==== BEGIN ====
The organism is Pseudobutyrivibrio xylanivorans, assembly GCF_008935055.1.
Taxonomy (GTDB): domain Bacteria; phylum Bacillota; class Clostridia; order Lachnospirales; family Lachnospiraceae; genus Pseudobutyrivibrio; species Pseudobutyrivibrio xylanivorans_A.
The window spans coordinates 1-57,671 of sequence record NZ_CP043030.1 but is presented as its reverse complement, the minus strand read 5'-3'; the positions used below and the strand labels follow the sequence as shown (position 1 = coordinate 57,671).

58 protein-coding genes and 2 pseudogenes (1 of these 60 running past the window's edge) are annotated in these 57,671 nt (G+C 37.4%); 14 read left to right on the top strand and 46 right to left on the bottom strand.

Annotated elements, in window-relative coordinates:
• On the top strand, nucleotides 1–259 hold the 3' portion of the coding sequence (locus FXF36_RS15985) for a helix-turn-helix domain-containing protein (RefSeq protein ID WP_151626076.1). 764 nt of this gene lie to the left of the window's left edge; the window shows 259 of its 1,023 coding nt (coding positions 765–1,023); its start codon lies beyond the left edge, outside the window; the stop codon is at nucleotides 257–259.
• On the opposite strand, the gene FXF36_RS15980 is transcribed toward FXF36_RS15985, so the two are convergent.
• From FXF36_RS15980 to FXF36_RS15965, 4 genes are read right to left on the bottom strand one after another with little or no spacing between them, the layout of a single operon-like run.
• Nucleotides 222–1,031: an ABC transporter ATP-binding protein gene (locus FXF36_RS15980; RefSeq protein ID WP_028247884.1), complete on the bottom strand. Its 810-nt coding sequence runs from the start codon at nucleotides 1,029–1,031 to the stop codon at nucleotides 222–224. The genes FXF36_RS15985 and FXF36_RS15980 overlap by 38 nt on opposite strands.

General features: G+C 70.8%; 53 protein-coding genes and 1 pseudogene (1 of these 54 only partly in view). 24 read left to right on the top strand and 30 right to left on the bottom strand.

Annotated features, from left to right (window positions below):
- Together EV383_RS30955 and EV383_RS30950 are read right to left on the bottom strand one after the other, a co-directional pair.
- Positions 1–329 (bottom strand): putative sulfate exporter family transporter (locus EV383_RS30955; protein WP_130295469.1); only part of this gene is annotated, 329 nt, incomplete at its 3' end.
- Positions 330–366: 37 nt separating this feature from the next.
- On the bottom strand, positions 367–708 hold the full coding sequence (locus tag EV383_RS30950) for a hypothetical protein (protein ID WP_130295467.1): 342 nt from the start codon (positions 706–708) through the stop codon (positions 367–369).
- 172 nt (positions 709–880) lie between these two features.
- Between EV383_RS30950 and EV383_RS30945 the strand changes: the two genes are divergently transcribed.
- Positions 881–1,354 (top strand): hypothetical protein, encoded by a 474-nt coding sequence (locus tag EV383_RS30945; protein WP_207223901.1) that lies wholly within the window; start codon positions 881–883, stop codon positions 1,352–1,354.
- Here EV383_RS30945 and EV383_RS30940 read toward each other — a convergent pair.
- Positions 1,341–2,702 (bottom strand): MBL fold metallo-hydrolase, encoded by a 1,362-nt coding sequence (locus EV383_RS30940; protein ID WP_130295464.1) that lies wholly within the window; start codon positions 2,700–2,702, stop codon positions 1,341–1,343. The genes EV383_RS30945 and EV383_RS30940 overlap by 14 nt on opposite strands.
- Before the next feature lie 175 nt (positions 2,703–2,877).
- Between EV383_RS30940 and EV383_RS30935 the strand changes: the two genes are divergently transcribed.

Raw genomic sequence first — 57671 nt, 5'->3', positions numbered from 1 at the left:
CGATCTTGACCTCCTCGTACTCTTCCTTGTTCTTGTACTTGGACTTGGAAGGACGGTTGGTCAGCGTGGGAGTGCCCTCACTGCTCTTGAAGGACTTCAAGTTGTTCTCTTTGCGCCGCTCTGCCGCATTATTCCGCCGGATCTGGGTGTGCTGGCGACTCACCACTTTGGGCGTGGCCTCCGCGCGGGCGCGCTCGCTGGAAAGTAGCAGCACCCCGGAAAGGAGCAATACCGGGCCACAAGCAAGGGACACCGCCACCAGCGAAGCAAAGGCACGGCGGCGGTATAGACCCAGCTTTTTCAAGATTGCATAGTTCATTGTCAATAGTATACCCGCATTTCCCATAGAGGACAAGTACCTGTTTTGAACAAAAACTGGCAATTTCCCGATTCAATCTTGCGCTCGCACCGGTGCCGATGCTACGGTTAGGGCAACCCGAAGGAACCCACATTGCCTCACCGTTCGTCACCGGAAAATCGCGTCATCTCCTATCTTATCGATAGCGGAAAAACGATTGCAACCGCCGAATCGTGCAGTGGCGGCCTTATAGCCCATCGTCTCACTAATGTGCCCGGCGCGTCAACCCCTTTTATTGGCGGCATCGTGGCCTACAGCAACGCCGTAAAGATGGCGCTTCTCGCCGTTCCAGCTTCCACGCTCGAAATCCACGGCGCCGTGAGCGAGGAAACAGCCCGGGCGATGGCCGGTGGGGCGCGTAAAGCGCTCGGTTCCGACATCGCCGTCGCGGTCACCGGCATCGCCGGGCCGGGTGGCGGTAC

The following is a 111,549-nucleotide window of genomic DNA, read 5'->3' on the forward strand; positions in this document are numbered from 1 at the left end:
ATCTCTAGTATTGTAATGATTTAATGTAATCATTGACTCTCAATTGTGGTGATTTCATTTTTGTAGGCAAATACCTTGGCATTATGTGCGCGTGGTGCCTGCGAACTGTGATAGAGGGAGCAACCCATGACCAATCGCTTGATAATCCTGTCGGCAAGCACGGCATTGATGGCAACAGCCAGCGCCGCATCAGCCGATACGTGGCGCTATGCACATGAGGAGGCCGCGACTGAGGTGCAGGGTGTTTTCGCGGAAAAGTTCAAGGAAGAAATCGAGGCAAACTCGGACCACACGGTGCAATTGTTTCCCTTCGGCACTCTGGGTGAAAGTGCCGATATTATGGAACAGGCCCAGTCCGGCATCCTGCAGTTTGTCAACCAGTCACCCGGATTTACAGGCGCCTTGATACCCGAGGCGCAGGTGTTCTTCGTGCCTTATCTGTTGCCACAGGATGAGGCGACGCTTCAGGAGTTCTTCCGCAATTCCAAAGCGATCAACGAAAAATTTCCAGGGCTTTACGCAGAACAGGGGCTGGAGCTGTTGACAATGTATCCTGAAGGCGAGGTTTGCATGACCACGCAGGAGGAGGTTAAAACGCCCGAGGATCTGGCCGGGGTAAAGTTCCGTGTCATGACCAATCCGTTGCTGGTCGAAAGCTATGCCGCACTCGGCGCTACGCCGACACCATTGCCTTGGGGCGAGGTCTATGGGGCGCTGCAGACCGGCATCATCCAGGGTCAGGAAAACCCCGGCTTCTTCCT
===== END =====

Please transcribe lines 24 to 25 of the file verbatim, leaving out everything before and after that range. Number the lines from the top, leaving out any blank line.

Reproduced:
CGATCTTGACCTCCTCGTACTCTTCCTTGTTCTTGTACTTGGACTTGGAAGGACGGTTGGTCAGCGTGGGAGTGCCCTCACTGCTCTTGAAGGACTTCAAGTTGTTCTCTTTGCGCCGCTCTGCCGCATTATTCCGCCGGATCTGGGTGTGCTGGCGACTCACCACTTTGGGCGTGGCCTCCGCGCGGGCGCGCTCGCTGGAAAGTAGCAGCACCCCGGAAAGGAGCAATACCGGGCCACAAGCAAGGGACACCGCCACCAGCGAAGCAAAGGCACGGCGGCGGTATAGACCCAGCTTTTTCAAGATTGCATAGTTCATTGTCAATAGTATACCCGCATTTCCCATAGAGGACAAGTACCTGTTTTGAACAAAAACTGGCAATTTCCCGATTCAATCTTGCGCTCGCACCGGTGCCGATGCTACGGTTAGGGCAACCCGAAGGAACCCACATTGCCTCACCGTTCGTCACCGGAAAATCGCGTCATCTCCTATCTTATCGATAGCGGAAAAACGATTGCAACCGCCGAATCGTGCAGTGGCGGCCTTATAGCCCATCGTCTCACTAATGTGCCCGGCGCGTCAACCCCTTTTATTGGCGGCATCGTGGCCTACAGCAACGCCGTAAAGATGGCGCTTCTCGCCGTTCCAGCTTCCACGCTCGAAATCCACGGCGCCGTGAGCGAGGAAACAGCCCGGGCGATGGCCGGTGGGGCGCGTAAAGCGCTCGGTTCCGACATCGCCGTCGCGGTCACCGGCATCGCCGGGCCGGGTGGCGGTAC

The following is a 111,549-nucleotide window of genomic DNA, read 5'->3' on the forward strand; positions in this document are numbered from 1 at the left end: